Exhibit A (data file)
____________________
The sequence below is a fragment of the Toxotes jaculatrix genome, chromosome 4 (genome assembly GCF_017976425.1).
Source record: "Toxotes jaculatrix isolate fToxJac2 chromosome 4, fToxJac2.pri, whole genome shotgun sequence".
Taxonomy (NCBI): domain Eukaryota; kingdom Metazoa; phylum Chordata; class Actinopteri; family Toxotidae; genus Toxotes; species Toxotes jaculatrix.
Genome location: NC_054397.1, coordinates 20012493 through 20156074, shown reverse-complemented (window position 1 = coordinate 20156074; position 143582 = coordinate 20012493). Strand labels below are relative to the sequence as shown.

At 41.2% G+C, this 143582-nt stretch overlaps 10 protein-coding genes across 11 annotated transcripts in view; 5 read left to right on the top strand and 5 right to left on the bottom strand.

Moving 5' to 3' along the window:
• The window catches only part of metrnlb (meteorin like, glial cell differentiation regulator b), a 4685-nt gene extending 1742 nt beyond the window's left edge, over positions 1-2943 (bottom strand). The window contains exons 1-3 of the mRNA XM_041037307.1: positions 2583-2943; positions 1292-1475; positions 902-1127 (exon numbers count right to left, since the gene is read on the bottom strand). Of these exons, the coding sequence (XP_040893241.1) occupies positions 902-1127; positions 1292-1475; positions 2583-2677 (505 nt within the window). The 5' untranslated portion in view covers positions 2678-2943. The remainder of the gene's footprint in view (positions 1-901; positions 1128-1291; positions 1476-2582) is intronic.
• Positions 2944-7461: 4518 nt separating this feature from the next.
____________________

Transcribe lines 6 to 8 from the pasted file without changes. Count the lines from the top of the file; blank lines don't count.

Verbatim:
Moving 5' to 3' along the window:
• The window catches only part of metrnlb (meteorin like, glial cell differentiation regulator b), a 4685-nt gene extending 1742 nt beyond the window's left edge, over positions 1-2943 (bottom strand). The window contains exons 1-3 of the mRNA XM_041037307.1: positions 2583-2943; positions 1292-1475; positions 902-1127 (exon numbers count right to left, since the gene is read on the bottom strand). Of these exons, the coding sequence (XP_040893241.1) occupies positions 902-1127; positions 1292-1475; positions 2583-2677 (505 nt within the window). The 5' untranslated portion in view covers positions 2678-2943. The remainder of the gene's footprint in view (positions 1-901; positions 1128-1291; positions 1476-2582) is intronic.
• Positions 2944-7461: 4518 nt separating this feature from the next.